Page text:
The first challenge to obtaining a waiver, or ascertaining the best way to overcome denial of entry into the United States is figuring out what information the U.S government has on you. The U.S. has a lot of information publicly available such as from here https://www.dhs.gov/foia-library and look here https://www.uscis.gov/records/electronic-reading-room. However, you also want to know what does the government have on you. The U.S government has many reasons to deny access to information, so figuring this out early can help you prepare the necessary documents. If you want to read the FOIA statute , it is here https://www.justice.gov/oip/freedom-information-act-5-usc-552
To do this, the U.S. even has a video you can watch at to make at https://www.foia.gov/how-to.html. Or look here, https://www.dhs.gov/steps-file-foia. With a FOIA request, you can access your own immigration records, someone else’s immigration records (if you have their written permission), and agency policies, data, communications, and other records. [CS1]
Where to Make the Request:
You can make a FOIA request to over 100 government agencies, including the United States Citizenship and Immigration Services (USCIS), Immigration and Customs Enforcement (ICE), and/or the Department of Justice. There are many agencies and departments inside of each agency and ascertaining the correct place, and source of the information sought will streamline your FOIA request. For example, the libraries maintained by the DHS Privacy Office may lead to what you need, see https://www.dhs.gov/dhs-component-foia-logs A FOIA request may be done either in person or on the organization’s website.
How to Make the Request:
After ensuring the records are not publicly available[CS2] , you may begin the request. Do not delay your appeal, try to do so within 90 days after an adverse determination to file your appeal. No specific form is needed to make the request. Rather, you must make a written request that reasonably describes the kind of records you are looking for. [CS3] A common hurdle is ascertaining where to make the request, and using the correct “governmental” description for where the document is and what they may call it. This site may help https://www.dhs.gov/system-records-notices-sorns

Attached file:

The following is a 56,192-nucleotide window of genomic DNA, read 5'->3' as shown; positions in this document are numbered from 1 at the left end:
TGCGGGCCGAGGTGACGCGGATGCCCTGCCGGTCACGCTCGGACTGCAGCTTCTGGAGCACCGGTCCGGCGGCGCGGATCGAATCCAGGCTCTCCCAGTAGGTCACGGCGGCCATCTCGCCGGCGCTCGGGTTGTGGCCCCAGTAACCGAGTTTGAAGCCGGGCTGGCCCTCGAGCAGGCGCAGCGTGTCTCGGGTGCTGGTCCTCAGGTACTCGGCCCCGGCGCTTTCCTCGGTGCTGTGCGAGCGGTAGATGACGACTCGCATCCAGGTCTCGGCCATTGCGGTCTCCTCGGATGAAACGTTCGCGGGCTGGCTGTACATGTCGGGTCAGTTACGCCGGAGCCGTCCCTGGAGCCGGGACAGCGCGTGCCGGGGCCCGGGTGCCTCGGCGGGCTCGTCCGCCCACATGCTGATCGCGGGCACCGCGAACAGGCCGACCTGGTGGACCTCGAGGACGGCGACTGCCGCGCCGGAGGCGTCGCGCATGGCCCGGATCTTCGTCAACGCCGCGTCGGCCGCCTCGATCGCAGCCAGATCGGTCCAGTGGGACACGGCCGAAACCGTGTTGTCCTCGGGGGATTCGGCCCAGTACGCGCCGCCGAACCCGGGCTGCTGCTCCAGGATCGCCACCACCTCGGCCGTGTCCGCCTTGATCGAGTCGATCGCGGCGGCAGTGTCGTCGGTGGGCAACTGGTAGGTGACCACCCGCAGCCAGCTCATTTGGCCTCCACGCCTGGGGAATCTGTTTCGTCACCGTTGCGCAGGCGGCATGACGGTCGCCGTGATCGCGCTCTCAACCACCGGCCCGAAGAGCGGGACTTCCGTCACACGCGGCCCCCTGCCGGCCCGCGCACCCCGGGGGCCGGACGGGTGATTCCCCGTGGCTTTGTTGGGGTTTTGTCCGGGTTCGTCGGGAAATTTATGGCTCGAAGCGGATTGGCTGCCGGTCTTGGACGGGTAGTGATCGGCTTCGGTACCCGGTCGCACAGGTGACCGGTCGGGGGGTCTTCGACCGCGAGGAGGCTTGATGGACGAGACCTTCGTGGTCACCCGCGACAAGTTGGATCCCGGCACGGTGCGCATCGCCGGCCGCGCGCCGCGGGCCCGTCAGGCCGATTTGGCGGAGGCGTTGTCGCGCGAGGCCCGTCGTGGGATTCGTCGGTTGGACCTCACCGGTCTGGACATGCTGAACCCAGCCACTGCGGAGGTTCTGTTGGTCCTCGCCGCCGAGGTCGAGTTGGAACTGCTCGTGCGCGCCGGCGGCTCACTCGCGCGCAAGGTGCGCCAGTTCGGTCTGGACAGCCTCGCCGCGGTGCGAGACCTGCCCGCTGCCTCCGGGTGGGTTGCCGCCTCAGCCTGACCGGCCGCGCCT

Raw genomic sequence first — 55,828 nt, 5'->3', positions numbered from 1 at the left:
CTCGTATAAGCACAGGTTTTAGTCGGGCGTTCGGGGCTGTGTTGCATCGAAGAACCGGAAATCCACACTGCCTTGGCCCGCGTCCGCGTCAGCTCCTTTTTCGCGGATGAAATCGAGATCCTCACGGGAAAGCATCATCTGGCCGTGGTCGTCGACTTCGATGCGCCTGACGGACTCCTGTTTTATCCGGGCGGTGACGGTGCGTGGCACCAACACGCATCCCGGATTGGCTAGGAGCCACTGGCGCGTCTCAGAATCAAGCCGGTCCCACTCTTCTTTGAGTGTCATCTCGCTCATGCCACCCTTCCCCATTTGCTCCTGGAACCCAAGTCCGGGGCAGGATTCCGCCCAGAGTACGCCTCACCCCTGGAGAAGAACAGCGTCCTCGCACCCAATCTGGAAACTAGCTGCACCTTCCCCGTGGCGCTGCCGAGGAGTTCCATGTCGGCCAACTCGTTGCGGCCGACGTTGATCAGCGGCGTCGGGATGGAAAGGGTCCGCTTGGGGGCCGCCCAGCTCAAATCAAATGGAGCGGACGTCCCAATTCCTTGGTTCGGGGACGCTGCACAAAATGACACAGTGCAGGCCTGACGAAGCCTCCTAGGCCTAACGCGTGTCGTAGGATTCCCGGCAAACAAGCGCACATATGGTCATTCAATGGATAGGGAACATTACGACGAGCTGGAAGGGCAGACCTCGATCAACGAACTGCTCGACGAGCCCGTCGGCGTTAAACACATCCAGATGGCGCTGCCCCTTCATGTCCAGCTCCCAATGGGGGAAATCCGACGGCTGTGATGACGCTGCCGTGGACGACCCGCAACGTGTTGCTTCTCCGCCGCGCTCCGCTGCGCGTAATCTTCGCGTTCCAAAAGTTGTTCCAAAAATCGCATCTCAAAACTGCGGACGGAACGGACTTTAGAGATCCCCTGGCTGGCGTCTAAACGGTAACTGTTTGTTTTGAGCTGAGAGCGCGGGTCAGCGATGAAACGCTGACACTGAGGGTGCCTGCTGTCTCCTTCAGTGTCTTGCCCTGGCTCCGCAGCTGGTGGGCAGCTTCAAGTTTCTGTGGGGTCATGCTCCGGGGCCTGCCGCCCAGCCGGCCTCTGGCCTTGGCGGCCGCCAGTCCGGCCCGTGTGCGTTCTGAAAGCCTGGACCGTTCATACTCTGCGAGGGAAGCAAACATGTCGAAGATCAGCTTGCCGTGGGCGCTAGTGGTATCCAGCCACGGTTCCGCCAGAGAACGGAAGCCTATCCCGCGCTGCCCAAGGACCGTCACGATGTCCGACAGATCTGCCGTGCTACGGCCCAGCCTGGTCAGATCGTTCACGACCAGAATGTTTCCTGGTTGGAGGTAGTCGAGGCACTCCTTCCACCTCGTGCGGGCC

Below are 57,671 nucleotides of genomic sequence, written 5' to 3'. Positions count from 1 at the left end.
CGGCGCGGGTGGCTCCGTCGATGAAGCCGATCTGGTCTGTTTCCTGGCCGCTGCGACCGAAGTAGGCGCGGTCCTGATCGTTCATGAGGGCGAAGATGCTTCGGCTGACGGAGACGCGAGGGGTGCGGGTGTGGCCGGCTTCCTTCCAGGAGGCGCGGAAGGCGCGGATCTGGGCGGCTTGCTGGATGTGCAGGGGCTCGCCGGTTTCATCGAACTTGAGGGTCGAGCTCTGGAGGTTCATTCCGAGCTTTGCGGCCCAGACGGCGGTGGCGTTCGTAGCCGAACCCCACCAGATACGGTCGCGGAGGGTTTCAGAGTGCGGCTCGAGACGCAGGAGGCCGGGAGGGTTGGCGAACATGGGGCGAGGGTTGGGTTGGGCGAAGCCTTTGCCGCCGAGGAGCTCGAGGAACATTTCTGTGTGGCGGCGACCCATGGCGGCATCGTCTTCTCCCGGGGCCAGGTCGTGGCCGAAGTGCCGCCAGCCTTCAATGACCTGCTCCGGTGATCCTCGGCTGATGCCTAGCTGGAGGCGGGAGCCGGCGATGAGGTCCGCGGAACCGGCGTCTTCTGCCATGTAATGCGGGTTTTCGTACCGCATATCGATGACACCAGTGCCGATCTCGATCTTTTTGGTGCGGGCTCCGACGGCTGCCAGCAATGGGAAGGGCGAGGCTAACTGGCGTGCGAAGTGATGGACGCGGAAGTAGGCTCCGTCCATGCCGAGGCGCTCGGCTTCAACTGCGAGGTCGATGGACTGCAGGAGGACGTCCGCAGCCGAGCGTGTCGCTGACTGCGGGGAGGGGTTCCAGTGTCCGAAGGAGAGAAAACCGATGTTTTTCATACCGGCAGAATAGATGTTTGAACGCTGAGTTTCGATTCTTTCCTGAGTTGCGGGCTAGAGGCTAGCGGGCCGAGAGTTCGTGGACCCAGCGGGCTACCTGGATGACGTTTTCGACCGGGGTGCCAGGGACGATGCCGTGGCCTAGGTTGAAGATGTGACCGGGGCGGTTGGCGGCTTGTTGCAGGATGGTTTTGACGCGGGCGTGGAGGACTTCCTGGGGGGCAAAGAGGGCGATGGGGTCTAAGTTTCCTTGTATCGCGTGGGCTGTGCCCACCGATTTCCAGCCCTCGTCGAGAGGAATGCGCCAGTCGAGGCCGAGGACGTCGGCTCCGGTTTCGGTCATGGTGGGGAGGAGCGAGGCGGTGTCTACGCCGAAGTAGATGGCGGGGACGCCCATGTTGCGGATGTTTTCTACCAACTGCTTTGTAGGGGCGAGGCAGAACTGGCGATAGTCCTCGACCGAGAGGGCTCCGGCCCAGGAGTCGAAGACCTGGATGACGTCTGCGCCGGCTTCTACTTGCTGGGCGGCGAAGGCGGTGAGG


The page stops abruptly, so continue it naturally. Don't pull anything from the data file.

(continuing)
This request should include your name, contact information (street or email address), and a brief description of records sought. If you are seeking records that contain personal information about yourself, provide a perjury statement and signature or notary. If you are seeking records that include personal information of a third party, you may receive greater access by providing a third party release statement.[CS4]
A FOIA request can be made for any agency record. You can also specify the format in which you wish to receive the records (for example, printed or electronic form). The FOIA does not require agencies to create new records or to conduct research, analyze data, or answer questions when responding to requests.[CS5] To get the most out of your request, try to be as precise as possible. A sample letter is available from the Federal Trade Commission. The government has “twenty working days” to respond, but can take longer.
A majority of the time, the government agency responds to your initial FOIA request by saying no records found. Do not assume that is the end of the line. Don’t worry, the government keeps everything, they just may forget where it is until you remind them or they want to use it against you. Filing an appeal or dispute is the best way to ensure you have all possible information. There are several reasons as to why you may wish to file an appeal.
For an administrative appeal, write a letter addressing why you believe the FOIA exemption(s) cited do not apply to the records you requested, or give reasons why they should be released regardless of whether the exemption(s) apply.[CS7] Including a description of why you need the records may strengthen your appeal. Numerous government agencies have example administrative appeal templates, including the Federal Trade Commission. Send this appeal to the USCIS FOIA/PA Appeals Office with the envelope clearly marked as “Freedom of Information Act Appeal”.[CS8] You have a minimum of 90 days to submit an appeal, with the exact deadline listed on your denial letter[CS9] . To address concerns with your request, you can visit the website of the Office of Government Information Services (OGIS).
It is common that an appeal after a “nothing is found” FOIA results in finding your information. The information may be redacted, but it is much easier for your immigration lawyer to have a hint what is there to find a solution. Also, the government provides a lot of free information you can use. You can obtain an insight into the process of FOIA appeals here, https://www.justice.gov/oip/oip-guidance/Adjudicating%20Administrative%20Appeals%20Under%20the%20FOIA
The Office of Information Policy has this resource on how government organizations must/should write about FOIA request. Helpful hints, and language to use is on the Department of Justice website, look: https://www.justice.gov/oip/template-agency-foia-regulations
Do not stop until you obtain your information.